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Irma debris overshadows fishing line

November 8, 2017
Jessica Salmond - News Editor ( , Fort Myers Beach Bulletin, Fort Myers Beach Observer

This year's Monofilament Madness cleanup brought in twice the amount of trash with half the volunteers of last year.

But that could be due to Hurricane Irma's damage in September. Approximately 50 volunteers with Keep Lee County Beautiful (KLCB) had a mission to cut and collect monofilament from the branches of mangroves on Saturday. Monofilament gets entangled in the mangrove branches and is detrimental to wildlife; it also takes around 600 years to decompose, according to data from MOTE Marine Laboratory in Sarasota. But most volunteers found more hefty items to haul in, including a mini-fridge, inflatable boat and a grill.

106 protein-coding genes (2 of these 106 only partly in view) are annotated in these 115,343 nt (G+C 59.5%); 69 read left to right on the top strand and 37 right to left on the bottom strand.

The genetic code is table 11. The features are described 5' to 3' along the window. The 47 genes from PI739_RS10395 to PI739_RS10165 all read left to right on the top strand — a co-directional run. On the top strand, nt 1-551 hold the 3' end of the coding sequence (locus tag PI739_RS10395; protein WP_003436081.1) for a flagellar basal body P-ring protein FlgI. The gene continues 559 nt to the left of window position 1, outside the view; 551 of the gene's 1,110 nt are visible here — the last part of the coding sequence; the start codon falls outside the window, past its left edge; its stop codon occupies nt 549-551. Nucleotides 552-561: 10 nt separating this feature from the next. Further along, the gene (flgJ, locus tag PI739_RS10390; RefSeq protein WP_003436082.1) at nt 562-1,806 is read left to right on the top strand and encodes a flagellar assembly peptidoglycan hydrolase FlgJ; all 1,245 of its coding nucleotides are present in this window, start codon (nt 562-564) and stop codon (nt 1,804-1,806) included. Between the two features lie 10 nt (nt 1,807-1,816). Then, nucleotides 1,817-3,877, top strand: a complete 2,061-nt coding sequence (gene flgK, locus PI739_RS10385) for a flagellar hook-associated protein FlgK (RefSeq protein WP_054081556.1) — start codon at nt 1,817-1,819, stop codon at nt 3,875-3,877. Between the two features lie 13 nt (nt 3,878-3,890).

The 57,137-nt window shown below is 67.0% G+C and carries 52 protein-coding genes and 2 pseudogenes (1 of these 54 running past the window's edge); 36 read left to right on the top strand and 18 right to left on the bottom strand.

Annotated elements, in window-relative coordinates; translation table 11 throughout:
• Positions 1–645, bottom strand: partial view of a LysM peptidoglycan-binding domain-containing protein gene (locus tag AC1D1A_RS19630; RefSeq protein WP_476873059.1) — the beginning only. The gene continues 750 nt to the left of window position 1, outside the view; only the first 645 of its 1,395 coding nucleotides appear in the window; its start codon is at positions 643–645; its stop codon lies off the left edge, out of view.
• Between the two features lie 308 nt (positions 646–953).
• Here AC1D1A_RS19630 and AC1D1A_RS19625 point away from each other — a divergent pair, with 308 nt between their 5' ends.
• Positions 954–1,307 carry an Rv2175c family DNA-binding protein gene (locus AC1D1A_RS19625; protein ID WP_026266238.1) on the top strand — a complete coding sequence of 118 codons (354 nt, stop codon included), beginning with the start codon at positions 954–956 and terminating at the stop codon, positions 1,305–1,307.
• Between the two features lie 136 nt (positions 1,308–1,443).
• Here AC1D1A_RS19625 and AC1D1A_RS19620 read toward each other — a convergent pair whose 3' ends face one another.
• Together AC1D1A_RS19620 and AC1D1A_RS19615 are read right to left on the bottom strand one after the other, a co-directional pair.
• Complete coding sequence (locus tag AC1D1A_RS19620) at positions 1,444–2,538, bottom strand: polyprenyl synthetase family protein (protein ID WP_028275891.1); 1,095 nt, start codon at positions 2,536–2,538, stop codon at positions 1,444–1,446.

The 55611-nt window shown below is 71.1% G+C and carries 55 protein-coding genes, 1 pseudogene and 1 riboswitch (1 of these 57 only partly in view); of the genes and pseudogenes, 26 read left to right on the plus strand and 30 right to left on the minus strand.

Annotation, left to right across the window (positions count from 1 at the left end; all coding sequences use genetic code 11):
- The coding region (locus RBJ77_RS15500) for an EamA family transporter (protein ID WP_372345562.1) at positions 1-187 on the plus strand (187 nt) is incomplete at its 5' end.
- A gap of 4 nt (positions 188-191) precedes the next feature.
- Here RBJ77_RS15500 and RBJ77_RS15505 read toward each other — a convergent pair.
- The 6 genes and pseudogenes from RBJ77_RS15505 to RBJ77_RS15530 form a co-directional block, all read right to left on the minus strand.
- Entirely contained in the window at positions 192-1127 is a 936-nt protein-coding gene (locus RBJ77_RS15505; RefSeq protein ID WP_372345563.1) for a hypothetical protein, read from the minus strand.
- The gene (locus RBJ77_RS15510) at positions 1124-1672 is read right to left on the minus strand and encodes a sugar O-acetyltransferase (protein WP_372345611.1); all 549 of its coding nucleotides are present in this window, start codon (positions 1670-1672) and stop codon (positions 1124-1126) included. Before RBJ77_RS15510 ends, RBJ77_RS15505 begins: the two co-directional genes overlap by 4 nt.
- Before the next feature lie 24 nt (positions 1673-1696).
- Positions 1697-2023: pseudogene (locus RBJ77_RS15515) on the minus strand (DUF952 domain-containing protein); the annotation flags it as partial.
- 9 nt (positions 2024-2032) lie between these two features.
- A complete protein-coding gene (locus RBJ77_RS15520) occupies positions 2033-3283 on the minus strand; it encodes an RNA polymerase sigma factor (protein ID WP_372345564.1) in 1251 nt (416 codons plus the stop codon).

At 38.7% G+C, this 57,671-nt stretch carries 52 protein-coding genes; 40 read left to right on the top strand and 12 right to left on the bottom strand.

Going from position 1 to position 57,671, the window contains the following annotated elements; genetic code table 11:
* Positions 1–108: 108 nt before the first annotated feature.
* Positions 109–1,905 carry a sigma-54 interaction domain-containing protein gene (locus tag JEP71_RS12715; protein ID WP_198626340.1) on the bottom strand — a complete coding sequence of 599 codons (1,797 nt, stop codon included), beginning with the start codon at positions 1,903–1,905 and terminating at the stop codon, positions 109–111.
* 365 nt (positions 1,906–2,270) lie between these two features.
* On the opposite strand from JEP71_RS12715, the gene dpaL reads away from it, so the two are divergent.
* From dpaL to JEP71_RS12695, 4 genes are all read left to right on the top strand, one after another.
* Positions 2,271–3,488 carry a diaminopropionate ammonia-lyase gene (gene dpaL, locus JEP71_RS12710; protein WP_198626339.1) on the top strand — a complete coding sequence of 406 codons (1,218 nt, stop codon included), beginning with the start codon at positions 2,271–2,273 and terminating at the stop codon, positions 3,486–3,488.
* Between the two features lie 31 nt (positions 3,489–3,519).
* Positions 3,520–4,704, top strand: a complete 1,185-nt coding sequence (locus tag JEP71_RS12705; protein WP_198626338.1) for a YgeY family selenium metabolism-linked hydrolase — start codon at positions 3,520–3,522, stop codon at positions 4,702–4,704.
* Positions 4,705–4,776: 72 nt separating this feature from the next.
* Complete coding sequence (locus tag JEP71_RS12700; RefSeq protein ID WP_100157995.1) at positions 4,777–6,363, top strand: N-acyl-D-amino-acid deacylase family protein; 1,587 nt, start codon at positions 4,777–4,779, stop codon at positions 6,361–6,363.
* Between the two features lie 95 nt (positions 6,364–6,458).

The debris also included a more notable find: one volunteer discovered a suitcase caught in the mangrove roots full of photos.

Article Photos

Florida SouthWestern State College students Technie Fabien and Qihan Zhai, members of the Phi Theta Kappa Honor Society, scope the bay for monofilament.

Fort Myers Beach is a small town - it didn't take long for one of the beach's Community Foundation members, who partnered with KLCB to host the event at the Mound House, to recognize some of the subjects in the photos. The Observer is reaching out to the family to get the memorabilia returned.

The volunteers spent the morning collecting approximately 2,984 pounds of trash.



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